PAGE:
It begins with a jolt with the first “Yikes-I-went-to-high-school-with-you-and-now-you’re-planning-your-wedding” moment. And from there the feeling just continues to accumulate. For some it’s a minor nagging, while for others it reaches desperation. The noble “I’m just praying he comes into my life when the time is right” attitude can be far too easily exchanged for “There must be something wrong with me! I’ll never get married!”
I’m young, and I have years before I have to start thinking about marriage. But that’s exactly why I should be thinking about marriage. This post is my attempt to explain the purpose behind this blog: to be a record and a resource supporting gradual growth toward Proverbs 31 ideal. In thinking about marriage from so far afield, I can do so much to strengthen my future marriage and to better myself as a prospective wife that would be nearly impossible were I already engaged or married.
I will admit that I’ve had many of those thoughts I described in the first paragraph, but I’m certainly not pining away daydreaming of Mr. Right. God has put each of us in this position at this stage of our lives for a reason. We have so much to learn, and He knows exactly how each of us can best learn it. Life is so big, so full of opportunities, and there is great joy or great growth (or, preferably, both!) in every experience. So now is the time to have as many growing experiences as possible!
The Wife of Valor (as I like to call her, per my Bible margin) in Proverbs 31 was not always married, you know. From the picture of her marriage, there’s an incredible amount to be learned about how we should spend our single lives! Here’s my list:
- Making decisions about what you want your future husband to be like. Not only is our virtuous woman an absolute baller, it’s pretty obvious that her husband is, as well. She chose well! Not just any guy off the street was fit to marry this lady. He is “respected at the city gate, where he takes his seat among the elders of the land” (Proverbs 31:23, NIV). The city gates were the center of public life. They were the location for legal tribunals and kingly addresses, among other things (see here for more on this). For him to be seated there among the elders is certainly a high honor, and a sign that both he and his wife are highly esteemed. The way he treats her is also beautiful. He “safely trusts her” (v. 11) and gives her the highest praise: “Many daughters have done well, but you excel them all” (v. 29). As godly young women aspiring to the high standard that Mrs. Virtue sets, we should also set high standards for our future husbands. God wants to give you Mr. Virtue! Don’t settle for anything less.
- Learning important life skills. The virtuous wife didn’t magically know how to cook (v. 14-15), spin (v. 19), or make tapestry, clothing, clothing, and sashes (v. 22-24) when she got home from the honeymoon. From her extensive list of abilities, I would guess she spent a good portion of her life learning them. But of course, it’s never too late to start learning! Her extensive skill set includes hospitality, cooking, making clothing, and financial sense. I’ve chosen some similar abilities to work on, as you can see looking around this blog. She is also active in caring for the needy in her community (v. 20). Service is an incredibly rewarding way to spend time. Especially as a young person without my own family to care for, serving can provide the wonderful feeling of being needed. It’s also great practice in building the patience, tenderness, and outgoing love that are so necessary in a familial environment.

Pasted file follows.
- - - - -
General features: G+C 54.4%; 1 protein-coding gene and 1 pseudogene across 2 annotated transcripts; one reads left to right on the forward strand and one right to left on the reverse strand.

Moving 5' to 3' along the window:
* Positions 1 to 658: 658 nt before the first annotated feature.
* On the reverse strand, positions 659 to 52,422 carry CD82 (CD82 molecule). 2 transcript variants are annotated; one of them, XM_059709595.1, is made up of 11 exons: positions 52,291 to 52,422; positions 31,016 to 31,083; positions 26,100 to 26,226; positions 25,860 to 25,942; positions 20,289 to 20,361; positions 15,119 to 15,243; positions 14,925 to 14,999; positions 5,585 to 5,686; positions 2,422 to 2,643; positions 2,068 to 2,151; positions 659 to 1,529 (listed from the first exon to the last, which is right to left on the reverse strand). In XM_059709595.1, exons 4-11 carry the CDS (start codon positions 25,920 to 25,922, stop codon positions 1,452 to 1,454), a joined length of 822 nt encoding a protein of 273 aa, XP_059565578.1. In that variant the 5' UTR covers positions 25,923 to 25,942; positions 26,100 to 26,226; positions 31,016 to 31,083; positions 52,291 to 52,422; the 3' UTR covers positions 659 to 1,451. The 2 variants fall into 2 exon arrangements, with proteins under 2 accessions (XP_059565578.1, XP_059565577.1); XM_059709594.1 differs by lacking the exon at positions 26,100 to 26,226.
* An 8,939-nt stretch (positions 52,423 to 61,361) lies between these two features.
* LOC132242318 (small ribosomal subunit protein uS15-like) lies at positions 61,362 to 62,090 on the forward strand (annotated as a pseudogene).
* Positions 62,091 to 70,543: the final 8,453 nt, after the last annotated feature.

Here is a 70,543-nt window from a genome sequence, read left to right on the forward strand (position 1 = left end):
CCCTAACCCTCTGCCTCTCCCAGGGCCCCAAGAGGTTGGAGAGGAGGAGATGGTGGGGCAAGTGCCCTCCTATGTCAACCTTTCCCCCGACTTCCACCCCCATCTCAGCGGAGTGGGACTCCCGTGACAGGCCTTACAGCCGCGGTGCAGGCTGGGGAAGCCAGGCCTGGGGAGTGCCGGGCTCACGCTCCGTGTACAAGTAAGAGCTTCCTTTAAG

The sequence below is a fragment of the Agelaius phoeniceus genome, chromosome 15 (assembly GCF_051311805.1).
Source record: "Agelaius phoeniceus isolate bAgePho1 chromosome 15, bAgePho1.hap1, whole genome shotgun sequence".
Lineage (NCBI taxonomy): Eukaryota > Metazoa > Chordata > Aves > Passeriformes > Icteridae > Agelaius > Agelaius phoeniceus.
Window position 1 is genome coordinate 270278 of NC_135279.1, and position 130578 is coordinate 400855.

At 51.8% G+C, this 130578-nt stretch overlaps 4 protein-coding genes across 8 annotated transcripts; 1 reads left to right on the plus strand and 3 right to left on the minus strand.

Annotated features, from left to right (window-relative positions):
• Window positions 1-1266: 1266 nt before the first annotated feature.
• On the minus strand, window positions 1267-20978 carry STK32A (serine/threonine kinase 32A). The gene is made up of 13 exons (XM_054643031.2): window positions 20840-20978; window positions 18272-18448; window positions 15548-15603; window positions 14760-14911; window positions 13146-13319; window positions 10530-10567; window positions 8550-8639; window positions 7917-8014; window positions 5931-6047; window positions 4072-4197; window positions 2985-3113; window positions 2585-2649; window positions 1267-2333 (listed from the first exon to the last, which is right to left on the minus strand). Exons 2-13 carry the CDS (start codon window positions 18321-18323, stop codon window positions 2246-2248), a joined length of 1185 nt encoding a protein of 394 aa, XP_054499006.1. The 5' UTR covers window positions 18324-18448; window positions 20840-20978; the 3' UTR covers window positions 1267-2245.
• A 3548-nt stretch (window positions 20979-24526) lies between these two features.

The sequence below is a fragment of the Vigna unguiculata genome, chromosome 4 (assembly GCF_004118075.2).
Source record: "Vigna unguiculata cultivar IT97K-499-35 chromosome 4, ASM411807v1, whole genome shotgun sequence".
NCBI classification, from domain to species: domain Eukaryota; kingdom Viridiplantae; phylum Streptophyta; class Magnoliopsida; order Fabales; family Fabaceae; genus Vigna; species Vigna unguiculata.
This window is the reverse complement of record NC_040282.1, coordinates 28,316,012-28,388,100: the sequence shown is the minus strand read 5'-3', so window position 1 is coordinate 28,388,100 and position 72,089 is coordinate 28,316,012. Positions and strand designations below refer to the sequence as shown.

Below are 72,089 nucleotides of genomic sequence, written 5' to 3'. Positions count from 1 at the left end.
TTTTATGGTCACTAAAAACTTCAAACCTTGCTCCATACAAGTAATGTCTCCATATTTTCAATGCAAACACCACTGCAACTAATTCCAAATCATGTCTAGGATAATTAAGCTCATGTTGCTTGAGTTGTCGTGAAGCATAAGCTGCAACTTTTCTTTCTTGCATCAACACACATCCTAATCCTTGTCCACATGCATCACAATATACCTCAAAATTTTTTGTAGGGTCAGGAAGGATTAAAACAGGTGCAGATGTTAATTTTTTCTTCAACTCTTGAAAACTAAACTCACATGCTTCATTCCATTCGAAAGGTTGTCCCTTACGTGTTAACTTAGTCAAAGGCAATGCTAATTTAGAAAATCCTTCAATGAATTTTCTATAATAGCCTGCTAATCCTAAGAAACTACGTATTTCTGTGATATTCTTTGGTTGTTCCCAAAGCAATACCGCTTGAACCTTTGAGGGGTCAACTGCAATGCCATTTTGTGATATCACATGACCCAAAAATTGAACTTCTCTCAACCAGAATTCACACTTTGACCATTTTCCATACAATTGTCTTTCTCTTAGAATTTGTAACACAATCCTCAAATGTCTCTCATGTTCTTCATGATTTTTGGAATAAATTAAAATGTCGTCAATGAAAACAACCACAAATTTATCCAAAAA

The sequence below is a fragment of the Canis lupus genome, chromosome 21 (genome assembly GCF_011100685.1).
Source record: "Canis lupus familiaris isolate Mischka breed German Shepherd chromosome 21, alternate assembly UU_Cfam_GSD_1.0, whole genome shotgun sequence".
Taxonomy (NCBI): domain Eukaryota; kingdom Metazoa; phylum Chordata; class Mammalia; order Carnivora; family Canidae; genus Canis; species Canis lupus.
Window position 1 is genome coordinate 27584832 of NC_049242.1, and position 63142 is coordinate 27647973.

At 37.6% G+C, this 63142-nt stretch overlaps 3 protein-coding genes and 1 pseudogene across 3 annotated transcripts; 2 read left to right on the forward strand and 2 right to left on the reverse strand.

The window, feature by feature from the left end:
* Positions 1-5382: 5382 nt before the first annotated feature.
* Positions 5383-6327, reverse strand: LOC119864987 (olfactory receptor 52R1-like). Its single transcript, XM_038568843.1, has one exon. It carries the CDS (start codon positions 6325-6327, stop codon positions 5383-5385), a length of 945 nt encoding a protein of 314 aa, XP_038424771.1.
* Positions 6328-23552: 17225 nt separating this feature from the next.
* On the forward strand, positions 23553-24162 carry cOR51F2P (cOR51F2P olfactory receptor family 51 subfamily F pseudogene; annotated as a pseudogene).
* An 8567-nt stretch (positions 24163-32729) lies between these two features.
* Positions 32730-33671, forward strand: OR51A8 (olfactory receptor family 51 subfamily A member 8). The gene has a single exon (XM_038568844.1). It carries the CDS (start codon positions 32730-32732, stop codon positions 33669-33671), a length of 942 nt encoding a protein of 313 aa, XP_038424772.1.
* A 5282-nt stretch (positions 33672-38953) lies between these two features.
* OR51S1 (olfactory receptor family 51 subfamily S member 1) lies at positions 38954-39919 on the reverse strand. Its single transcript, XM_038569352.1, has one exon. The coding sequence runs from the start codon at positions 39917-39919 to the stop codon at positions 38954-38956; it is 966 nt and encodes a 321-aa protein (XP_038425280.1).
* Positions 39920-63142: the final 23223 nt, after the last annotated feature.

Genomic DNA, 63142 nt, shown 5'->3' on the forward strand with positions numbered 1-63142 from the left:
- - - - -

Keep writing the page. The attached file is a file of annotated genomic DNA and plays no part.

- Most importantly, building a strong relationship with God and building spiritual character. The Wife of Valor is not only smart, savvy, and industrious, she is wise, kind, and she fears God. She knows God personally and highly respects Him, and cares for her family in the way He designed her to. “She opens her mouth with wisdom, and on her tongue is the law of kindness. She watches over the ways of her household… Charm is deceitful and beauty is passing, but a woman who fears the Lord, she shall be praised” (v. 26-27, 30). Her husband and her children can see the evidence of her relationship with God, and because of it they “rise up and call her blessed” (v. 28). Who wouldn’t want to hear that kind of praise from her children? Certainly once we are married and have children, we will have many more “opportunities for growth” in these areas, but wouldn’t it be great to have a headstart on dealing with the difficulties of marriage and parenting? Building from the ground up with a healthy, vibrant relationship with God, we can begin to develop the emotional, spiritual, and social characteristics of the virtuous woman.
- Having faith in God’s goodness and wisdom, that even if you are not married in this life He can and will provide so much more for you, both in this life and the life to come.
One of the Bible versions I was reading from (the NIV) stuck in the title “Epilogue: The Wife of Noble Character” before this section of Proverbs 31. Certainly, after all the verses recording Solomon’s warnings to young men about women, this is a fitting epilogue! It offers great encouragement along with lofty goals to work toward.
What would you add to this list?